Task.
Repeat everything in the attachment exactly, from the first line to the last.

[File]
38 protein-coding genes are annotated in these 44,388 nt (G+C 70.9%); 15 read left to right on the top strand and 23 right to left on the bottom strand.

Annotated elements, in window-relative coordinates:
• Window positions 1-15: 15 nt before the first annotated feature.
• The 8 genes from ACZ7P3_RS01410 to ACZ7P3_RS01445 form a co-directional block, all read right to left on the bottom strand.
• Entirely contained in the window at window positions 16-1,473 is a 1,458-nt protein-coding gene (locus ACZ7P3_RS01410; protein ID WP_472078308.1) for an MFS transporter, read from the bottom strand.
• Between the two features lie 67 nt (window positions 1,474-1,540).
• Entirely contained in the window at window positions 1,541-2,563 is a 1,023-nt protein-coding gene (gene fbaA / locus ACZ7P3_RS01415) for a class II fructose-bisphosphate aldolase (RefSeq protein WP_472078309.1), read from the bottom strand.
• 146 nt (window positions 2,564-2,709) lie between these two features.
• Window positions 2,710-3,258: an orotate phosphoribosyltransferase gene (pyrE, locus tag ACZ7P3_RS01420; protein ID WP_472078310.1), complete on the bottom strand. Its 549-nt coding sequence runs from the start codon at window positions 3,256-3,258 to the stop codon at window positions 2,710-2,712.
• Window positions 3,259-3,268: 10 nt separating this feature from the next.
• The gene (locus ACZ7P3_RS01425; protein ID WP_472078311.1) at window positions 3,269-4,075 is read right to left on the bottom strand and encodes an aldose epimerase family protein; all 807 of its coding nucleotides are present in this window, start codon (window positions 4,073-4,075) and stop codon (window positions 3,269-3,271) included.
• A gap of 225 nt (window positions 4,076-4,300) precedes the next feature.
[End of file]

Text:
38 protein-coding genes are annotated in these 44,388 nt (G+C 70.9%); 15 read left to right on the top strand and 23 right to left on the bottom strand.

Annotated elements, in window-relative coordinates:
• Window positions 1-15: 15 nt before the first annotated feature.
• The 8 genes from ACZ7P3_RS01410 to ACZ7P3_RS01445 form a co-directional block, all read right to left on the bottom strand.
• Entirely contained in the window at window positions 16-1,473 is a 1,458-nt protein-coding gene (locus ACZ7P3_RS01410; protein ID WP_472078308.1) for an MFS transporter, read from the bottom strand.
• Between the two features lie 67 nt (window positions 1,474-1,540).
• Entirely contained in the window at window positions 1,541-2,563 is a 1,023-nt protein-coding gene (gene fbaA / locus ACZ7P3_RS01415) for a class II fructose-bisphosphate aldolase (RefSeq protein WP_472078309.1), read from the bottom strand.
• 146 nt (window positions 2,564-2,709) lie between these two features.
• Window positions 2,710-3,258: an orotate phosphoribosyltransferase gene (pyrE, locus tag ACZ7P3_RS01420; protein ID WP_472078310.1), complete on the bottom strand. Its 549-nt coding sequence runs from the start codon at window positions 3,256-3,258 to the stop codon at window positions 2,710-2,712.
• Window positions 3,259-3,268: 10 nt separating this feature from the next.
• The gene (locus ACZ7P3_RS01425; protein ID WP_472078311.1) at window positions 3,269-4,075 is read right to left on the bottom strand and encodes an aldose epimerase family protein; all 807 of its coding nucleotides are present in this window, start codon (window positions 4,073-4,075) and stop codon (window positions 3,269-3,271) included.
• A gap of 225 nt (window positions 4,076-4,300) precedes the next feature.